World & Nation

Controversial student activists turn India’s universities into ideological battlegrounds

India students

Activists from a right-wing Indian student organization shout slogans at a protest in New Delhi on Feb. 24, 2016.


(Prakash Singh / AFP/Getty Images)

They have disrupted movie screenings, scuffled with fellow students and briefly held a liberal journalist hostage.

And in recent weeks, the political activism of the student organization Akhil Bharatiya Vidyarthi Parishad has become even more controversial in India.

Activists with the ABVP – which springs from the same Hindu nationalist organization as Prime Minister Narendra Modi’s governing Bharatiya Janata Party – complained about a campus event at the University of New Delhi where students condemned the hanging of a convicted terrorist.

Top government officials launched an investigation. Students who organized the Feb. 9 event were charged with sedition and the president of the student union was jailed.


That followed an episode at a university in the southern city of Hyderabad, where ABVP members complained to federal education officials about a student protest against the execution of a man convicted for his role in serial bombings in 1993. One student targeted in the complaint committed suicide.

The agitations have turned India’s university campuses into a battleground between liberal, secular voices and supporters of Modi’s conservative government – of which ABVP has become among the most prominent. The group’s leaders say they are fighting an ideological battle against professors and others they accuse of downplaying the traditions of India’s Hindu majority to appease minorities.

“There is a myth called secularism, which believes in denying Indian culture and tradition,” said Sunil Ambekar, national organizing secretary for the ABVP. “And these so-called intellectuals propagated this myth for all these years…. Instead of teaching patriotism, they encourage anti-national activities.”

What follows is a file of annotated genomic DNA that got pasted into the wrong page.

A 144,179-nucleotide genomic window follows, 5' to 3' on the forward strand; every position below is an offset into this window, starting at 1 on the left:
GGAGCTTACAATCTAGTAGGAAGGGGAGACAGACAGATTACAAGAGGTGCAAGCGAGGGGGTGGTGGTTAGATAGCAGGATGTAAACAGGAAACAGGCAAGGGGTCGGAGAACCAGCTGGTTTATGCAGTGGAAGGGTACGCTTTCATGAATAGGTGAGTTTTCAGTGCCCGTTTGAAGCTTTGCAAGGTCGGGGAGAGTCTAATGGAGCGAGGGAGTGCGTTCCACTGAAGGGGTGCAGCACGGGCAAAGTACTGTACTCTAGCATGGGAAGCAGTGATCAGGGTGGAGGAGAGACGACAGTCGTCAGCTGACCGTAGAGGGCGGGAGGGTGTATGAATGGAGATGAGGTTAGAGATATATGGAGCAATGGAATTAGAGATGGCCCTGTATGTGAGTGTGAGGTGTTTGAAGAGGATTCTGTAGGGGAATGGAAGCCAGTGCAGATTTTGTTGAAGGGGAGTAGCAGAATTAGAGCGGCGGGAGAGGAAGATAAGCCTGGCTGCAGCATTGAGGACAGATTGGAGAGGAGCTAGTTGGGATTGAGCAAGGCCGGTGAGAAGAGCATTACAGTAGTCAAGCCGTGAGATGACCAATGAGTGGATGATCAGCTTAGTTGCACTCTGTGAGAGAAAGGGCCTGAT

Secularism is enshrined in India’s constitution, and professors who have clashed with ABVP say that India’s right-wing establishment sees an opportunity to promote a pro-Hindu agenda at universities. Professors worry that the group’s rising influence is shrinking the space for free debate.


“The government is using ABVP as its foot soldiers because to bring about ideological change in society, it is better to start with students,” said Milind Awad, assistant professor at Jawaharlal Nehru University, where the February incident occurred.

ABVP maintains it is independent of the BJP, although many party leaders, including government ministers Arun Jaitley and Ravi Shankar Prasad, were members.

The group claims to be India’s largest student organization, with 9,800 chapters nationwide. Its membership doubled from 1.1 million in 2003 to 2.2 million a decade later. In 2014, the year Modi took office, the group said it added more than 900,000 members.

The group traces its roots to the Rashtriya Swayamsevak Sangh, a hard-line Hindu nationalist organization that was temporarily banned after Mahatma Gandhi’s assassination in 1948 for spreading hatred against the independence leader. The organization, which also spawned the BJP, formed the student group to attract young followers.